Another question has to do with certain departments. I've previously stated that the city funds departments and tasks that don't NEED to be performed by government. In this year's budget, Carty proposed $114,590.28 for the Youth Commission. This is down from the 2008 amount of $242,760.94, but the city does not NEED a youth commission. All they did in 2008 was spend money - for an Easter Egg Hunt, a Hip-Hop Concert and a Halloween function. There are plenty of private and non-profit organizations - not to mention PARENTS - who can do these things for the kids. It does not have to be government.

Then there is the Division of Recreation which "provides programs, facilities and events to enhance the quality of life for all of our citizens." As far as I can tell from the city's website, their primary service is to organize summer athletic leagues. This is certainly not something that only government can do. In fact, I know Toledo and many other cities have such leagues without government managing them. The cost for this? $999,395.32 for 2009, but that's down considerably from the $1,826,262.26 budgeted for 2008.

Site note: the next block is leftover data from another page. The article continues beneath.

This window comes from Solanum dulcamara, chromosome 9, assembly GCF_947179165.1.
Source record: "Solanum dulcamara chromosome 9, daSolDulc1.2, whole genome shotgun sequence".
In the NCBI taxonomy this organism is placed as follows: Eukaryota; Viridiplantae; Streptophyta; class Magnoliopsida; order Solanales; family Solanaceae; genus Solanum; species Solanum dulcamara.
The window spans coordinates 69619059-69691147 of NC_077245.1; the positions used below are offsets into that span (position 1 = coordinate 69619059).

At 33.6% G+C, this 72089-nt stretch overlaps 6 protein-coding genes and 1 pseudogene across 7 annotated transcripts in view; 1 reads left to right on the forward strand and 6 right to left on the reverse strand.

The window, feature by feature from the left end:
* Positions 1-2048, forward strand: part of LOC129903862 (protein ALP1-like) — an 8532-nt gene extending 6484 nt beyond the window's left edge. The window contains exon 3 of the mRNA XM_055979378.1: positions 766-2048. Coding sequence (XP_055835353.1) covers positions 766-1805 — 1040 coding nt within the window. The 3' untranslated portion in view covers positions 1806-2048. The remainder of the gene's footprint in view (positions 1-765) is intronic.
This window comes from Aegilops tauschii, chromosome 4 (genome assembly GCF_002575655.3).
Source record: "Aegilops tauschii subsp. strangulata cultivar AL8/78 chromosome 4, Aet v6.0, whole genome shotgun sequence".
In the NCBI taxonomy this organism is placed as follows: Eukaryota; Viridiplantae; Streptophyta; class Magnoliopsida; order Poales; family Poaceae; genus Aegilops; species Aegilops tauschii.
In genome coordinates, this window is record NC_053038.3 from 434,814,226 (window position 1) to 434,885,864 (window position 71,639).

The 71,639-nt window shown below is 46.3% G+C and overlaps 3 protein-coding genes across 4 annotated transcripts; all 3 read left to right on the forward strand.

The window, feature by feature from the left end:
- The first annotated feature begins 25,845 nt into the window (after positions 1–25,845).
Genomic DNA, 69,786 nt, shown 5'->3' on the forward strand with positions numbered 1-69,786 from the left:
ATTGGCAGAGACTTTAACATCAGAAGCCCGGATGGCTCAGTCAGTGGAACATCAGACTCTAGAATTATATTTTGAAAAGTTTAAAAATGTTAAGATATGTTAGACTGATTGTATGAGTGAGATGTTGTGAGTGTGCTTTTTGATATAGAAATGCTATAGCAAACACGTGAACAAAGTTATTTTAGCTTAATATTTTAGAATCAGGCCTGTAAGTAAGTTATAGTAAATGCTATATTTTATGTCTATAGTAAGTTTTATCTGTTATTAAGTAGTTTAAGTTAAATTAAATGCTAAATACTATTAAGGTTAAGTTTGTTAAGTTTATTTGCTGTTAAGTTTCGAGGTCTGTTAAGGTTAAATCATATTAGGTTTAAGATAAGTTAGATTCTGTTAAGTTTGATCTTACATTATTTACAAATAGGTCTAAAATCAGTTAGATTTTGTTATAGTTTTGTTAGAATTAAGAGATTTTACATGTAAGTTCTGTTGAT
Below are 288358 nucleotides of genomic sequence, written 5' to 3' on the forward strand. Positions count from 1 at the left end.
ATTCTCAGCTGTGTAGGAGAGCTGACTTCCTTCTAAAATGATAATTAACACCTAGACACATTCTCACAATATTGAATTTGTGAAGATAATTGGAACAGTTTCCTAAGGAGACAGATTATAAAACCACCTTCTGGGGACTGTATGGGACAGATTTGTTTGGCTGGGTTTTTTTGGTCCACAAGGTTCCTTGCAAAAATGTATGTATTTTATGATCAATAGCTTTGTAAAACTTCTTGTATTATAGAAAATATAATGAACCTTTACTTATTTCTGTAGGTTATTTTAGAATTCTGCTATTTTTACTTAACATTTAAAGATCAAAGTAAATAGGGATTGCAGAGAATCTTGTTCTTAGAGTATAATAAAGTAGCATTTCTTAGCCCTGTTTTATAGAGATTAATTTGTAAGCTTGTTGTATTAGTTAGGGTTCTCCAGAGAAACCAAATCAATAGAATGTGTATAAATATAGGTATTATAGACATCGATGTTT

The mayor and council, rather than eliminate unnecessary expenditures, decided to do across-the-board cuts. It's a much easier decision than eliminating a program outright, but it's not the best decision they can make. By reducing every department, all residents suffer from a lack of basic city services so that certain constituency groups can have reduced services that can be obtained from sources other than government.

With these types of decisions, everyone 'shares the pain' but the pain is not equal. As I do not participate in city-sponsored summer sports, I'm not impacted by the reduction in funding in this area. In fact, the vast majority of Toledoans are not impacted by such reduced funding. However, we are all negatively impacted by the failure to field a police class or a fire class - and the impact of not having enough police and fire to meet our needs is significantly more negative than not having a baseball league.